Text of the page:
If you’ve been following our Dos and Don’ts of DIY series, you’re already familiar with the importance of saying, “Honey, Don’t!” in any home renovation project. Hopefully, you’ve had the chance to practice some smart shopping strategies, too.
Now, on to the good stuff—the actual, hands-on, down-and-dirty side of DIY. Of course, we have a few “dos” and “don’ts” to follow in this stage of the project, too. For example…
Do – Try to expand your DIY skills. You might discover that you’re really good at finishing drywall or laying tile, saving you the hassle and expense of hiring a contractor to do the job for you.
On our bathroom renovation, my husband asked me to finish the drywall so we could move the project forward. (Normally, I handle the painting and he does just about everything else.) Turns out, I’m pretty good at finishing drywall. (Spreading drywall compound with a trowel is a lot like frosting a cake. Who knew?)
Do – Be ready to adjust the project to match your skill set. I practiced my newfound drywall finishing skill on the ceiling, where we replaced an ugly light fixture and inefficient exhaust vent with a single fixture, leaving a large hole in the ceiling that had to be patched.
At first, I tried mimicking the Spanish lace pattern from the rest of the ceiling on the patched area. After a couple of tries by hand and a couple more tries with a special tool, I was ready to face the truth: I am not good at creating a Spanish lace textured finish. Solution: I adjusted the project, creating a smooth drywall finish over the entire ceiling. It wasn’t part of the original plan, but we ended up liking this finish even more. It enhanced the clean, simple lines for the entire project. Even better, we got the job done!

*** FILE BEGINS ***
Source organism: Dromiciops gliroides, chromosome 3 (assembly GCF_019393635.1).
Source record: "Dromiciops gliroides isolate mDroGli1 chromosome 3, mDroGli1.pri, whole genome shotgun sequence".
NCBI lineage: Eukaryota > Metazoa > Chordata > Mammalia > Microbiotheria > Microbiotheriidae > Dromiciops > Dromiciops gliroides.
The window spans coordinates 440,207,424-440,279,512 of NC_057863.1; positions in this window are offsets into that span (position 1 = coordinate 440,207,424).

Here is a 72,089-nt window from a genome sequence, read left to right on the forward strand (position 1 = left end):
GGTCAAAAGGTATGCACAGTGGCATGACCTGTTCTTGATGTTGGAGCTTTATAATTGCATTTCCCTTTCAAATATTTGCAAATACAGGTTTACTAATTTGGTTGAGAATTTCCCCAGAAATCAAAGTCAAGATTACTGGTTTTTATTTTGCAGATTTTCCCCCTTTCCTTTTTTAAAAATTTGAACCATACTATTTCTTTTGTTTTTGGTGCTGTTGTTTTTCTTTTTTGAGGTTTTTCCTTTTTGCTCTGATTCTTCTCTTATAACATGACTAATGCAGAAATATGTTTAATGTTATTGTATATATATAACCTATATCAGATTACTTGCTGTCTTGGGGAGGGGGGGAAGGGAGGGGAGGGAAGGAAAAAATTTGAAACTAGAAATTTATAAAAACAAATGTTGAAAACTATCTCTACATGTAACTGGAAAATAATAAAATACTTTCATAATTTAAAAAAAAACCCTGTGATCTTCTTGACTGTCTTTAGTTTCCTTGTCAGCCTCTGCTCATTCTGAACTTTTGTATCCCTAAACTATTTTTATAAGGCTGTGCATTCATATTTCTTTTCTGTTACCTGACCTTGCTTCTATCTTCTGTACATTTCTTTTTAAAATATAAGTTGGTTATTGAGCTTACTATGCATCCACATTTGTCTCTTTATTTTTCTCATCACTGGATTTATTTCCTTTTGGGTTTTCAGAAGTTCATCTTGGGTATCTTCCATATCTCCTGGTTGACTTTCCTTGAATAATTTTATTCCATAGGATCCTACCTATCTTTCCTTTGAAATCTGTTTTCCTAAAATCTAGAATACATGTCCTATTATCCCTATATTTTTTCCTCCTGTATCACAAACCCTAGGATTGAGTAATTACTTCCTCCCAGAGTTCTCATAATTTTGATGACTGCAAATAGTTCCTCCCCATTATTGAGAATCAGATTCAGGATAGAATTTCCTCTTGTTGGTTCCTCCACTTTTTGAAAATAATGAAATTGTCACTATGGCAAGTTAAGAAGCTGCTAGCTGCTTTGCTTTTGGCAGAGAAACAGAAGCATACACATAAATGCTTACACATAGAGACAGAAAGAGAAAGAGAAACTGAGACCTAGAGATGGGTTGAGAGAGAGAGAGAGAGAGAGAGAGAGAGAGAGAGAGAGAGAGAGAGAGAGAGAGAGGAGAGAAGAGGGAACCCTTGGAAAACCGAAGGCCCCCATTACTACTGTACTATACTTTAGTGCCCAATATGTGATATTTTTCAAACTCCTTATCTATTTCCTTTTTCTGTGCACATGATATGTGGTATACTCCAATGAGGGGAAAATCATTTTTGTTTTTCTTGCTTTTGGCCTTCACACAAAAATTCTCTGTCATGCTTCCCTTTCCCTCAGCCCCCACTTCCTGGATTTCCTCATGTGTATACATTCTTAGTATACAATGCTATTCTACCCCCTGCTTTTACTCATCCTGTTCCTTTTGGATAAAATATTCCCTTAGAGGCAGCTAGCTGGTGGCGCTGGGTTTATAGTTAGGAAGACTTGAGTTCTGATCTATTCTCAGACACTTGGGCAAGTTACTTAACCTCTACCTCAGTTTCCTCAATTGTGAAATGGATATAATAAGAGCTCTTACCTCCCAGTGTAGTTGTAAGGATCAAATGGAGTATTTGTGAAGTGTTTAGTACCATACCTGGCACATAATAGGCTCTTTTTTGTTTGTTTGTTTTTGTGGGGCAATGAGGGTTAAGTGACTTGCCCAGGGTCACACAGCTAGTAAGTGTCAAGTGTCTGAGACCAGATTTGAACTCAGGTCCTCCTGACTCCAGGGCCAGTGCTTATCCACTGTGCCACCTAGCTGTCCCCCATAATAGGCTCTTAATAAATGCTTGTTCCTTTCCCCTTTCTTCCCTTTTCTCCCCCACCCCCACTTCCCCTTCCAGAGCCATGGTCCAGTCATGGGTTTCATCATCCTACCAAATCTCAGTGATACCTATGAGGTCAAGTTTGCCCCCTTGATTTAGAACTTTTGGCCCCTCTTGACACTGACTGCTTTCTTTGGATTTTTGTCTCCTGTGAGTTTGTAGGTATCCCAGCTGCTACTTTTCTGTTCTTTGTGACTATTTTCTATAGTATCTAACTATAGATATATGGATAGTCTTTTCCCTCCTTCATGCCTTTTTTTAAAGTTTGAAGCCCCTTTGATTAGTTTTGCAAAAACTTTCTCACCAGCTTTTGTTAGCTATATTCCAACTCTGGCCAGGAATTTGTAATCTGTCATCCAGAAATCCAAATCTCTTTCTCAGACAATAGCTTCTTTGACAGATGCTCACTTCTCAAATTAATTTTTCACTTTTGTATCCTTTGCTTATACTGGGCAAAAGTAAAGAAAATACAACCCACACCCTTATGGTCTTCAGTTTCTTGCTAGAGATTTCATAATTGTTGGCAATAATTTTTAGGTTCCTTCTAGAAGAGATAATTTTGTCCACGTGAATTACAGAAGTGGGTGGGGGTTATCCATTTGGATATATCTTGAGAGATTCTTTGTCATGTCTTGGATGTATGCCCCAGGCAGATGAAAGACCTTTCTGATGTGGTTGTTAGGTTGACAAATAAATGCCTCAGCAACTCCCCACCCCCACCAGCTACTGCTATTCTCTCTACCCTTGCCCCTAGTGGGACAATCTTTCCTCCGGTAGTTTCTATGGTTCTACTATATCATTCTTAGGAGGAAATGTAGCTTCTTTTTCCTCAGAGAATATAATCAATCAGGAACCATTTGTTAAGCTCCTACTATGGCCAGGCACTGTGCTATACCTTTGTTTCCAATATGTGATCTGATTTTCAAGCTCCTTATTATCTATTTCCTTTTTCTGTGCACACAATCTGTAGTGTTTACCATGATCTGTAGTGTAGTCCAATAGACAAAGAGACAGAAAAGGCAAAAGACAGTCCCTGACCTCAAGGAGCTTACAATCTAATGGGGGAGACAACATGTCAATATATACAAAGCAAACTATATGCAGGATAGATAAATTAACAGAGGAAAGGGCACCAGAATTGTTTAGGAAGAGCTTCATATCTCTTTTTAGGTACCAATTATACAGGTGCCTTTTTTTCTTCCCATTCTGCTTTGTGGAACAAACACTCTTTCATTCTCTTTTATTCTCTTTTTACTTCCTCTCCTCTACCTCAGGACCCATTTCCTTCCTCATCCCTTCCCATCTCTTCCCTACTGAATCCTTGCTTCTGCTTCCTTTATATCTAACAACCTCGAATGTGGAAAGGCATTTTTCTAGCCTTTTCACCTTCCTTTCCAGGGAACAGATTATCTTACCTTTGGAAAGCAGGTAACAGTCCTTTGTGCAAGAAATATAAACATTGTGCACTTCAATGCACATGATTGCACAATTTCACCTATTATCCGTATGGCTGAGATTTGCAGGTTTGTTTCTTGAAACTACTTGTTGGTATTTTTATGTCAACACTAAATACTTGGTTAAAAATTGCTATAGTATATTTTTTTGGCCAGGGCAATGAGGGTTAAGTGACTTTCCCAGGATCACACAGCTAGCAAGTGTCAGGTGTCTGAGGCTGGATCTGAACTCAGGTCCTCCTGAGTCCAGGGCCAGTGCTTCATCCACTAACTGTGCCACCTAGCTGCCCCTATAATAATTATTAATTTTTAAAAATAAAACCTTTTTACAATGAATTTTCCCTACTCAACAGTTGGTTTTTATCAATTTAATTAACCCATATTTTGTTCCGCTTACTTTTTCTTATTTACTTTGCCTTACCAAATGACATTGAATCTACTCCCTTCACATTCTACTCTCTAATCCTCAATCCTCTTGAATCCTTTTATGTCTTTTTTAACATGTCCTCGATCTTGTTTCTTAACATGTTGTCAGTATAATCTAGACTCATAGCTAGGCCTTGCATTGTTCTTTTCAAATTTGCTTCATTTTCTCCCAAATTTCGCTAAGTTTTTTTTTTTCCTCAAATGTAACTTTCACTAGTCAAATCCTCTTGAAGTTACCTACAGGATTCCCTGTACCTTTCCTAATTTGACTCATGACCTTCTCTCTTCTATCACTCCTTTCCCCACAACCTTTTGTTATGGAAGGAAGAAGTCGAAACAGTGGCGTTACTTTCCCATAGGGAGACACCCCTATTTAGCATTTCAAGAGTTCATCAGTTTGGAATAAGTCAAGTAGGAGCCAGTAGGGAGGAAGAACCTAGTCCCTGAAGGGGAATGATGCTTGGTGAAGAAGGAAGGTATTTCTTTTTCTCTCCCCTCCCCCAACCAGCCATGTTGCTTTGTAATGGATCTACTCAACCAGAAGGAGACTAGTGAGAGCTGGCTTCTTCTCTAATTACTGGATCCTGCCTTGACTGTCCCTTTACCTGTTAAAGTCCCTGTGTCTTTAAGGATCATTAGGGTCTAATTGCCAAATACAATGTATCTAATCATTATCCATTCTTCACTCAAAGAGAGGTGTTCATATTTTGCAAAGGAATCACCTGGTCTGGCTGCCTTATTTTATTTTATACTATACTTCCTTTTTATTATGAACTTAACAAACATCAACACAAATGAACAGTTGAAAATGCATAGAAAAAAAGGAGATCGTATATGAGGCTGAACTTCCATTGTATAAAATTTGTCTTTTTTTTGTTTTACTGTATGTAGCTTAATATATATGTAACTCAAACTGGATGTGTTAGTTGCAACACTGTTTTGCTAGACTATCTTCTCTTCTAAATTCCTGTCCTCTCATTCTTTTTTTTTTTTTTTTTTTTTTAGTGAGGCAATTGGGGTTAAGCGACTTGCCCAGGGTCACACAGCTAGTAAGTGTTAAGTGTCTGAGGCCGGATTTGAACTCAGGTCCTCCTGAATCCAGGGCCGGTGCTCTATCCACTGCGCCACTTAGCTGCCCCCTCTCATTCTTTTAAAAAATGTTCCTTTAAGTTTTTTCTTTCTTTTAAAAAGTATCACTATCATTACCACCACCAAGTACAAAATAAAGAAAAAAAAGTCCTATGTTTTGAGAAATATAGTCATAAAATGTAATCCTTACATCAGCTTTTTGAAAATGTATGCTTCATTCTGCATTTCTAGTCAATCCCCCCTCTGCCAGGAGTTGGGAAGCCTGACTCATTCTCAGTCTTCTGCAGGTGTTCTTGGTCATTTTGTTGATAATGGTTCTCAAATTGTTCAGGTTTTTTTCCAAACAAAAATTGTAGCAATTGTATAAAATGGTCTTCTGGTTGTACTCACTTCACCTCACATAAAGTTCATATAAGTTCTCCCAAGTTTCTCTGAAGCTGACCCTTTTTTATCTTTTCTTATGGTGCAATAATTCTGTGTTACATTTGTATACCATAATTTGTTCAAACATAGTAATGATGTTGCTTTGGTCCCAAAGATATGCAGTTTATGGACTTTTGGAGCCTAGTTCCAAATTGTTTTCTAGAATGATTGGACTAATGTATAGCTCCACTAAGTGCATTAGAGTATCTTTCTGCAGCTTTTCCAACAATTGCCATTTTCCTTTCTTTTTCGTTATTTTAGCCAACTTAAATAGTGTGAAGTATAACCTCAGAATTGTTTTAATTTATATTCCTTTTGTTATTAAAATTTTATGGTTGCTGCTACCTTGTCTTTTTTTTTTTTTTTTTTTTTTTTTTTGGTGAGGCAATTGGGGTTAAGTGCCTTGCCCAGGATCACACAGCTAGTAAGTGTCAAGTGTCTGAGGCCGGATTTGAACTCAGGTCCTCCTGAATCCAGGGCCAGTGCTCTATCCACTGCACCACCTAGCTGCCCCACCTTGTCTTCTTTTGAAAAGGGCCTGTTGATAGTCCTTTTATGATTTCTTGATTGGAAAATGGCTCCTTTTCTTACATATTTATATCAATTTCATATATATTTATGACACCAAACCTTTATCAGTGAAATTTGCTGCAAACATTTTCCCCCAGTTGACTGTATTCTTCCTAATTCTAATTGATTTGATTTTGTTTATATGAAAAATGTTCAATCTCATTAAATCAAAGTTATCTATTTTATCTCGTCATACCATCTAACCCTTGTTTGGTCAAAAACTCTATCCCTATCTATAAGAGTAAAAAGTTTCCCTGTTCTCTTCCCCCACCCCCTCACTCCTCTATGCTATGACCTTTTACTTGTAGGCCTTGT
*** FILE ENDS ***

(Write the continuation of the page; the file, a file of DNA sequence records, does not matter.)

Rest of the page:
Don’t – Try any new skill without doing a little research first. Another new skill I developed on this bathroom remodel was laying tile. Again, to move the project forward while hubby was at work, I installed the subway tile around the tub and the hexagonal floor tiles. Before I started, I talked to the folks in the tile department at our home improvement store and read a few do-it-yourself articles about tile, learning the tricks of the trade from the pros.
I was so terrified that I would mess up the project, ruining all the hard work we had accomplished so far, that I spent two hours watching do-it-yourself videos of someone else installing and grouting tile before I even picked up the rubber grout float! The extra time learning how to do the project paid off; we were both pleased with the end results.
Note: This post may contain affiliate links. Please see my disclosure policy for more details. And thanks for stopping by!